"Certain popular, desirable, sometimes hard-to-find records don’t last long at all; they can sell almost immediately, so you’ll get the people coming in hoping to hit you at the right time just to find that special something before someone else does.”

Sales growing

The industry’s total vinyl album sales for 2023, across all artists in the U.S., finished at 49.6 million records — up 14.2% from 43.5 million in 2022. According to the Recording Industry Association of America, sales of vinyl records totaled $1.4 billion in 2023. For the second time since 1987, sales of vinyl records surpassed those of CDs.

While Taylor Swift may be known for her Eras Tour, which broke the Billboard charts, she also ranks as the best-selling musician on vinyl in 2023. According to Billboard, Swift was responsible for 7% of all vinyl records sold in the U.S. in 2023. On her own, she sold almost 3.5 million vinyl albums.

Swift is also creating a new art form with her vinyls.

Each record is a unique color representing the album and the color scheme. When Swift released her “Midnights” album in 2022, she announced she would be releasing special edition vinyl. Fans could buy the vinyl editions in jade green, blood moon or the mahogany.

“Taylor Swift has figured out how to make records more fun,” says Chris Brown, vice president of finance at Bull Moose and the creator of Record Store Day. “Everyone remembers the first record they bought, and Taylor Swift is making it special for the new generation who are buying her record as the first vinyl to their collection. And that is what I am extremely excited about.”

A day for vinyl

Record Store Day is celebrated around the world, but its inventor, Brown of Bull Moose, is located in Maine.

Held on one Saturday every April and every Black Friday in November, the day brings together fans, artists and thousands of independent record stores worldwide.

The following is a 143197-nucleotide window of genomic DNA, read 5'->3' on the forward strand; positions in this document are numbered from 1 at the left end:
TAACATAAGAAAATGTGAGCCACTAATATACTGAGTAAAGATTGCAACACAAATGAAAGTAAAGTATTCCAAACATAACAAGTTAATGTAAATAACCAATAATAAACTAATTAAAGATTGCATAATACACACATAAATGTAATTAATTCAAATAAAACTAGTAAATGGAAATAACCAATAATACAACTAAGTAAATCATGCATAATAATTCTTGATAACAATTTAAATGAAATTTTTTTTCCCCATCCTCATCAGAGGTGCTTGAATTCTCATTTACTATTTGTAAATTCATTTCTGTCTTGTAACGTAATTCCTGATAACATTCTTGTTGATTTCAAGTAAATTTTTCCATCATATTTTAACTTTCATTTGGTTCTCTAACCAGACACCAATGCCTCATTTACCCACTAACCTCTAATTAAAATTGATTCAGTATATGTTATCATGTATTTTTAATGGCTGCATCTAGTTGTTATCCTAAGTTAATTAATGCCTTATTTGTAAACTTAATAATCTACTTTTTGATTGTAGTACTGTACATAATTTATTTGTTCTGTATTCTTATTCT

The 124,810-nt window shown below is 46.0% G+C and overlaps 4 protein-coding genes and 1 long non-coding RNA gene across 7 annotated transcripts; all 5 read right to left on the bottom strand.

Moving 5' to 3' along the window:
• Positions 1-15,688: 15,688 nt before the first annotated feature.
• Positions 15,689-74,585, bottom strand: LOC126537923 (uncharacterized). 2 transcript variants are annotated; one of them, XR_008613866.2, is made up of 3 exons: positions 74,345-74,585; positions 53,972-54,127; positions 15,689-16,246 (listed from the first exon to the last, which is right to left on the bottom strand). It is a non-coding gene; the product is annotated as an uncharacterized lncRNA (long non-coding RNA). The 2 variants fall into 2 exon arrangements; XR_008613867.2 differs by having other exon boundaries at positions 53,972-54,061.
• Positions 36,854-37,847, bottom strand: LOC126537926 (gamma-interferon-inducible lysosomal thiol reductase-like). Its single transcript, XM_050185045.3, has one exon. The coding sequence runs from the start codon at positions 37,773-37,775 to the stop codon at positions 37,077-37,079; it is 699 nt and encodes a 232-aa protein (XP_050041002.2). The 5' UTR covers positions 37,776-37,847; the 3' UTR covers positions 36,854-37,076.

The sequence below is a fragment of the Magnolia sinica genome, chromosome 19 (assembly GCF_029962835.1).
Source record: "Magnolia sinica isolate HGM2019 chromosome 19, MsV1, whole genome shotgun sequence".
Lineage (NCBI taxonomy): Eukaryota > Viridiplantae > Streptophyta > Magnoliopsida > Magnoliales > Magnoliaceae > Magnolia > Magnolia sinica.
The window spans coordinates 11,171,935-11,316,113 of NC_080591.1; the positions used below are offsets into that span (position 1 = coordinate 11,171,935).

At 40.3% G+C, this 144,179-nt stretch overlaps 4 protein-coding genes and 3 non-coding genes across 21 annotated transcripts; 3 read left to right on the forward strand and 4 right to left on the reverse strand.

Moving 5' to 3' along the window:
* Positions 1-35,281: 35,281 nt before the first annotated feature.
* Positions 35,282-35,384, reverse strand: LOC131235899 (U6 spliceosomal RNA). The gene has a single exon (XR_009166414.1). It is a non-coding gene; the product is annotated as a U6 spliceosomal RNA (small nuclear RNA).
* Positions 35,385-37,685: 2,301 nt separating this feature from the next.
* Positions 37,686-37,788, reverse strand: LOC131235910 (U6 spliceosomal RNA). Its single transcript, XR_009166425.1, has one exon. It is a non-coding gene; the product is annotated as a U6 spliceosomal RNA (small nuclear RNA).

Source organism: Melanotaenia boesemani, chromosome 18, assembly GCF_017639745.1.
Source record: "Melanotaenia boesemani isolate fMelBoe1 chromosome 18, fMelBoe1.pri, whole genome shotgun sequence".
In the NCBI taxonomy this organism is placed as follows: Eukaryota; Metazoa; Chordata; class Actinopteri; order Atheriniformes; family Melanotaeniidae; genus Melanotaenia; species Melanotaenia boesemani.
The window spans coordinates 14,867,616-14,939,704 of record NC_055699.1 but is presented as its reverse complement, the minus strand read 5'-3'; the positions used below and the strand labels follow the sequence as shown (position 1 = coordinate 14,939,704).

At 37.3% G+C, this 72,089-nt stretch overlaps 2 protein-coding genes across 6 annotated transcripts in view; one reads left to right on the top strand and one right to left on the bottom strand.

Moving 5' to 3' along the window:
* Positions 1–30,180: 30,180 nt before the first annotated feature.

Brown suggested the idea in 2007 at a conference in San Diego to help community record stores stay afloat.

“A lot of chain stores were closing at the time while independent stores were growing,” says Brown. “I wanted to let people know that there was probably a record store near them. Record Store Day was a huge success when it first started and a lot of fun.

“Record Store Day helped share how fun it is to listen to records and I think it is going super well,” he adds.

Record Store Day has grown into an international event and hundreds of stores participate in Record Store Day.

Finding vinyl in the 2000s

Nick Robles, co-owner of Moody Lords Vinyl/Vintage record and clothing store on Portland’s Congress Street, started his record collection in 1999 or 2000. He noticed that Bull Moose in Portsmouth, N.H., had a vinyl record by an indie rock band that he liked called the Get Up Kids.

“I didn’t have a turntable yet, but I was surprised and fascinated that records were still being manufactured, so I bought it anyway,” says Robles.

“After high school, I worked as a projectionist for years,” he continues. “I still bought records, but I occasionally sold or traded from my collection to local stores if money was tight or to lighten the load.”

In the late 2000s, he started advertising on Craigslist that he would buy record collections. To make it easier to find rare records for cheap, he discovered that he could also make decent money selling the stuff he no longer wanted.

While picking through records at a thrift store, Robles met his now-business partner, Andrew Chang. Chang started Moody Lords in 2010, and Robles decided to join the business.

Photo / Tim Greenway
Nick Robles is co-owner of Moody Lords Vinyl/Vintage, a record and clothing store on Portland’s Congress Street.

Moody Lords, now co-owned by Robles, Chang and Morgan Newell, is one of more than a dozen stores in Maine selling new or used vinyl records. More than half a dozen of those are in Portland.

“Since then, we have developed a reputation for paying fair prices for record collections, so we get calls or walk-ins frequently,” says Robles.

Moody Lords, whose annual sales are in the low six figures, has a variety of customers, some of whom have been collecting for years, some searching out expensive rarities, and folks of all ages just getting into creating their own vinyl collections.

“Another customer worked at a record store across the street from us decades ago, and he almost always reaches us on bicycle, even in winter,” says Robles. “We have also consistently had numerous DJs visit us, some of whom travel quite far to buy soul records to play live.”

“There is one customer who used to shop at a store called Recordland, which was located decades ago just about where we are now,” he continues. “He is extremely passionate about Beatles records and 45 [rpm record] picture sleeves for the cover art band photos and the record does not have to be present.”